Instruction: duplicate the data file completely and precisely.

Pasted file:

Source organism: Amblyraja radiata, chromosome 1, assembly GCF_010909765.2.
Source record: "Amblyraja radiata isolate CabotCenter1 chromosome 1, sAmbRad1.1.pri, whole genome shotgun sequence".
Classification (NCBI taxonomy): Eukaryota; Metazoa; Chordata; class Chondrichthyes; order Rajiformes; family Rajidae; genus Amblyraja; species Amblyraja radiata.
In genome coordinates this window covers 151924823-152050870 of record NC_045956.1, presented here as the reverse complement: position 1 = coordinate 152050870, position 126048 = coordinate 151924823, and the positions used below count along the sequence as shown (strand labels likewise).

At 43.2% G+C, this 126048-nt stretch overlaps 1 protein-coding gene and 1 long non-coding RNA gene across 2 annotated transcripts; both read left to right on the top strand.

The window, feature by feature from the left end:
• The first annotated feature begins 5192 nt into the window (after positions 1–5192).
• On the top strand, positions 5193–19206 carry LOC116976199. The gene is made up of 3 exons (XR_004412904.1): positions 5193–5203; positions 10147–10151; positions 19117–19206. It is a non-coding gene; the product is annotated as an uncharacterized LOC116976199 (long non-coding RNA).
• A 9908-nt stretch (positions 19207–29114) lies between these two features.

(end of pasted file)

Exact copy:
Source organism: Amblyraja radiata, chromosome 1, assembly GCF_010909765.2.
Source record: "Amblyraja radiata isolate CabotCenter1 chromosome 1, sAmbRad1.1.pri, whole genome shotgun sequence".
Classification (NCBI taxonomy): Eukaryota; Metazoa; Chordata; class Chondrichthyes; order Rajiformes; family Rajidae; genus Amblyraja; species Amblyraja radiata.
In genome coordinates this window covers 151924823-152050870 of record NC_045956.1, presented here as the reverse complement: position 1 = coordinate 152050870, position 126048 = coordinate 151924823, and the positions used below count along the sequence as shown (strand labels likewise).

At 43.2% G+C, this 126048-nt stretch overlaps 1 protein-coding gene and 1 long non-coding RNA gene across 2 annotated transcripts; both read left to right on the top strand.

The window, feature by feature from the left end:
• The first annotated feature begins 5192 nt into the window (after positions 1–5192).
• On the top strand, positions 5193–19206 carry LOC116976199. The gene is made up of 3 exons (XR_004412904.1): positions 5193–5203; positions 10147–10151; positions 19117–19206. It is a non-coding gene; the product is annotated as an uncharacterized LOC116976199 (long non-coding RNA).
• A 9908-nt stretch (positions 19207–29114) lies between these two features.